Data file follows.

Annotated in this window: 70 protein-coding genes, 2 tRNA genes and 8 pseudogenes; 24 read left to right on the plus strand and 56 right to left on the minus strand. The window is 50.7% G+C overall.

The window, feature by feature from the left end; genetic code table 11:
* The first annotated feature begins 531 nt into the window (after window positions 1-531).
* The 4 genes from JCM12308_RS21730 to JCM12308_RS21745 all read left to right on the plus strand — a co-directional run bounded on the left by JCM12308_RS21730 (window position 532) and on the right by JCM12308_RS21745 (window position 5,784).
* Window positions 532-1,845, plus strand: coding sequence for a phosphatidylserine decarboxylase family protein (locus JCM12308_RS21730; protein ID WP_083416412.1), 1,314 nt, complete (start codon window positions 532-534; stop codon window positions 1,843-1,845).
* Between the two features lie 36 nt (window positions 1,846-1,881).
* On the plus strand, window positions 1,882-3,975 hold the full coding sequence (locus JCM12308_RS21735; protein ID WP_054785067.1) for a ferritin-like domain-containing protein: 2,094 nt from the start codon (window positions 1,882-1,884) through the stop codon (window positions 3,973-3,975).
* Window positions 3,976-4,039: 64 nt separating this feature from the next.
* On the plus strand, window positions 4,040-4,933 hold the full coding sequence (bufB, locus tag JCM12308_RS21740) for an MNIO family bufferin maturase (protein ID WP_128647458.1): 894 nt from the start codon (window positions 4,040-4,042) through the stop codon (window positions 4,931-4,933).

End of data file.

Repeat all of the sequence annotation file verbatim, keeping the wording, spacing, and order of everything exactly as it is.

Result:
Annotated in this window: 70 protein-coding genes, 2 tRNA genes and 8 pseudogenes; 24 read left to right on the plus strand and 56 right to left on the minus strand. The window is 50.7% G+C overall.

The window, feature by feature from the left end; genetic code table 11:
* The first annotated feature begins 531 nt into the window (after window positions 1-531).
* The 4 genes from JCM12308_RS21730 to JCM12308_RS21745 all read left to right on the plus strand — a co-directional run bounded on the left by JCM12308_RS21730 (window position 532) and on the right by JCM12308_RS21745 (window position 5,784).
* Window positions 532-1,845, plus strand: coding sequence for a phosphatidylserine decarboxylase family protein (locus JCM12308_RS21730; protein ID WP_083416412.1), 1,314 nt, complete (start codon window positions 532-534; stop codon window positions 1,843-1,845).
* Between the two features lie 36 nt (window positions 1,846-1,881).
* On the plus strand, window positions 1,882-3,975 hold the full coding sequence (locus JCM12308_RS21735; protein ID WP_054785067.1) for a ferritin-like domain-containing protein: 2,094 nt from the start codon (window positions 1,882-1,884) through the stop codon (window positions 3,973-3,975).
* Window positions 3,976-4,039: 64 nt separating this feature from the next.
* On the plus strand, window positions 4,040-4,933 hold the full coding sequence (bufB, locus tag JCM12308_RS21740) for an MNIO family bufferin maturase (protein ID WP_128647458.1): 894 nt from the start codon (window positions 4,040-4,042) through the stop codon (window positions 4,931-4,933).